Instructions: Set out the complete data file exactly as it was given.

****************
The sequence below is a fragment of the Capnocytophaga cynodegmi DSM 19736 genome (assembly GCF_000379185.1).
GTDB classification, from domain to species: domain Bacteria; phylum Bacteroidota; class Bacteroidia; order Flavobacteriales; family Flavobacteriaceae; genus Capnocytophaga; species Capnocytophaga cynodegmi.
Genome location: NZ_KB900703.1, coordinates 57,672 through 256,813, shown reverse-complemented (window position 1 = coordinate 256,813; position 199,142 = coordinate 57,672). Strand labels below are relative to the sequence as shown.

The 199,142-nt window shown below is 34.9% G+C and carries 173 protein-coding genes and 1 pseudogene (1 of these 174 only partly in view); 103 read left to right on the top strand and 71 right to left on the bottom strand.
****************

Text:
The sequence below is a fragment of the Capnocytophaga cynodegmi DSM 19736 genome (assembly GCF_000379185.1).
GTDB classification, from domain to species: domain Bacteria; phylum Bacteroidota; class Bacteroidia; order Flavobacteriales; family Flavobacteriaceae; genus Capnocytophaga; species Capnocytophaga cynodegmi.
Genome location: NZ_KB900703.1, coordinates 57,672 through 256,813, shown reverse-complemented (window position 1 = coordinate 256,813; position 199,142 = coordinate 57,672). Strand labels below are relative to the sequence as shown.

The 199,142-nt window shown below is 34.9% G+C and carries 173 protein-coding genes and 1 pseudogene (1 of these 174 only partly in view); 103 read left to right on the top strand and 71 right to left on the bottom strand.